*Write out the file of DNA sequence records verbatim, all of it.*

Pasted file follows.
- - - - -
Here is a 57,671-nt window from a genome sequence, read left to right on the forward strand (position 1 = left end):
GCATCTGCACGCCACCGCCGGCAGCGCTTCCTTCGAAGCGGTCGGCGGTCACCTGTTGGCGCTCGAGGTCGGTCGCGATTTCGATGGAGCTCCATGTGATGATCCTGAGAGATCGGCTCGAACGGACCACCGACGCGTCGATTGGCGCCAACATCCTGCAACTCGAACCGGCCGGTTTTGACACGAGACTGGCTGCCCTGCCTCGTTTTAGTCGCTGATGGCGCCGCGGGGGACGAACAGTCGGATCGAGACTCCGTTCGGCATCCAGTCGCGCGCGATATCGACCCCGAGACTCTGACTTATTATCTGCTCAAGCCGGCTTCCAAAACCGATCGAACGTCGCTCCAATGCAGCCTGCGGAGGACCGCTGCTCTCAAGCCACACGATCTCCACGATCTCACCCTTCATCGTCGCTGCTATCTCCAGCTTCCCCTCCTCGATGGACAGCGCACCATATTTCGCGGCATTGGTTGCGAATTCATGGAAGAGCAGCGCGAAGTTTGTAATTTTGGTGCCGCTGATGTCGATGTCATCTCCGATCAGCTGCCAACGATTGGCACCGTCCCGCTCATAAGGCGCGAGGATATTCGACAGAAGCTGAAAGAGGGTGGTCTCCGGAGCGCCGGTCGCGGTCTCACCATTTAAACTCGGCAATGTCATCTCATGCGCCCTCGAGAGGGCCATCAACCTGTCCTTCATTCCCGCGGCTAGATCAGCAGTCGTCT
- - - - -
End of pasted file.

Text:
Here is a 57,671-nt window from a genome sequence, read left to right on the forward strand (position 1 = left end):
GCATCTGCACGCCACCGCCGGCAGCGCTTCCTTCGAAGCGGTCGGCGGTCACCTGTTGGCGCTCGAGGTCGGTCGCGATTTCGATGGAGCTCCATGTGATGATCCTGAGAGATCGGCTCGAACGGACCACCGACGCGTCGATTGGCGCCAACATCCTGCAACTCGAACCGGCCGGTTTTGACACGAGACTGGCTGCCCTGCCTCGTTTTAGTCGCTGATGGCGCCGCGGGGGACGAACAGTCGGATCGAGACTCCGTTCGGCATCCAGTCGCGCGCGATATCGACCCCGAGACTCTGACTTATTATCTGCTCAAGCCGGCTTCCAAAACCGATCGAACGTCGCTCCAATGCAGCCTGCGGAGGACCGCTGCTCTCAAGCCACACGATCTCCACGATCTCACCCTTCATCGTCGCTGCTATCTCCAGCTTCCCCTCCTCGATGGACAGCGCACCATATTTCGCGGCATTGGTTGCGAATTCATGGAAGAGCAGCGCGAAGTTTGTAATTTTGGTGCCGCTGATGTCGATGTCATCTCCGATCAGCTGCCAACGATTGGCACCGTCCCGCTCATAAGGCGCGAGGATATTCGACAGAAGCTGAAAGAGGGTGGTCTCCGGAGCGCCGGTCGCGGTCTCACCATTTAAACTCGGCAATGTCATCTCATGCGCCCTCGAGAGGGCCATCAACCTGTCCTTCATTCCCGCGGCTAGATCAGCAGTCGTCT